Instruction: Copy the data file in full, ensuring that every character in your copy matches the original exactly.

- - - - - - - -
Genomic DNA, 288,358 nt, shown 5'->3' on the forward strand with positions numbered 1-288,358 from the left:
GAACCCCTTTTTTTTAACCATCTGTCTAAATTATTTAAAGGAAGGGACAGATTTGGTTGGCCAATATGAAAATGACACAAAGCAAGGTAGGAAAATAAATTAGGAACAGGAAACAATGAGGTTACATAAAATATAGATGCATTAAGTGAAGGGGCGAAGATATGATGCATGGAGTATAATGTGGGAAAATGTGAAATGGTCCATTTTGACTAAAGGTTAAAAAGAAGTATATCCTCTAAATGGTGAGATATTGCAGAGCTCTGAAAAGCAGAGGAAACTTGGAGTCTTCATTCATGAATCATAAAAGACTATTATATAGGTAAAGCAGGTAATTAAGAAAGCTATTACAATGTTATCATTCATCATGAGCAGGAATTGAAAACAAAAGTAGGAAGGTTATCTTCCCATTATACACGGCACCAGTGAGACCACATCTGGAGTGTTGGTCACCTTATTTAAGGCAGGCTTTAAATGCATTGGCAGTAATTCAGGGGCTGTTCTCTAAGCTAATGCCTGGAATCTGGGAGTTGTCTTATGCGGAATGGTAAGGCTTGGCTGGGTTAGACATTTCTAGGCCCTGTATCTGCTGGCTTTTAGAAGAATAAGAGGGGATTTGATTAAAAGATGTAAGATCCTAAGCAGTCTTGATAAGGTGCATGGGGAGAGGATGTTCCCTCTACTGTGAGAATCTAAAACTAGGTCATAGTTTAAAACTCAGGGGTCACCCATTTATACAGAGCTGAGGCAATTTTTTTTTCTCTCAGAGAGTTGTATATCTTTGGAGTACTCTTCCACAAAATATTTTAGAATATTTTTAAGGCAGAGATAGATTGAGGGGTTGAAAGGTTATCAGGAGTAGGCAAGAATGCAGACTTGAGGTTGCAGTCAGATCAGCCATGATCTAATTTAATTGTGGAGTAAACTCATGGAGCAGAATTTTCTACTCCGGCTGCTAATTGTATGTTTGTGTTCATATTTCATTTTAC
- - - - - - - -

Genomic DNA, 288,358 nt, shown 5'->3' on the forward strand with positions numbered 1-288,358 from the left:
GAACCCCTTTTTTTTAACCATCTGTCTAAATTATTTAAAGGAAGGGACAGATTTGGTTGGCCAATATGAAAATGACACAAAGCAAGGTAGGAAAATAAATTAGGAACAGGAAACAATGAGGTTACATAAAATATAGATGCATTAAGTGAAGGGGCGAAGATATGATGCATGGAGTATAATGTGGGAAAATGTGAAATGGTCCATTTTGACTAAAGGTTAAAAAGAAGTATATCCTCTAAATGGTGAGATATTGCAGAGCTCTGAAAAGCAGAGGAAACTTGGAGTCTTCATTCATGAATCATAAAAGACTATTATATAGGTAAAGCAGGTAATTAAGAAAGCTATTACAATGTTATCATTCATCATGAGCAGGAATTGAAAACAAAAGTAGGAAGGTTATCTTCCCATTATACACGGCACCAGTGAGACCACATCTGGAGTGTTGGTCACCTTATTTAAGGCAGGCTTTAAATGCATTGGCAGTAATTCAGGGGCTGTTCTCTAAGCTAATGCCTGGAATCTGGGAGTTGTCTTATGCGGAATGGTAAGGCTTGGCTGGGTTAGACATTTCTAGGCCCTGTATCTGCTGGCTTTTAGAAGAATAAGAGGGGATTTGATTAAAAGATGTAAGATCCTAAGCAGTCTTGATAAGGTGCATGGGGAGAGGATGTTCCCTCTACTGTGAGAATCTAAAACTAGGTCATAGTTTAAAACTCAGGGGTCACCCATTTATACAGAGCTGAGGCAATTTTTTTTTCTCTCAGAGAGTTGTATATCTTTGGAGTACTCTTCCACAAAATATTTTAGAATATTTTTAAGGCAGAGATAGATTGAGGGGTTGAAAGGTTATCAGGAGTAGGCAAGAATGCAGACTTGAGGTTGCAGTCAGATCAGCCATGATCTAATTTAATTGTGGAGTAAACTCATGGAGCAGAATTTTCTACTCCGGCTGCTAATTGTATGTTTGTGTTCATATTTCATTTTAC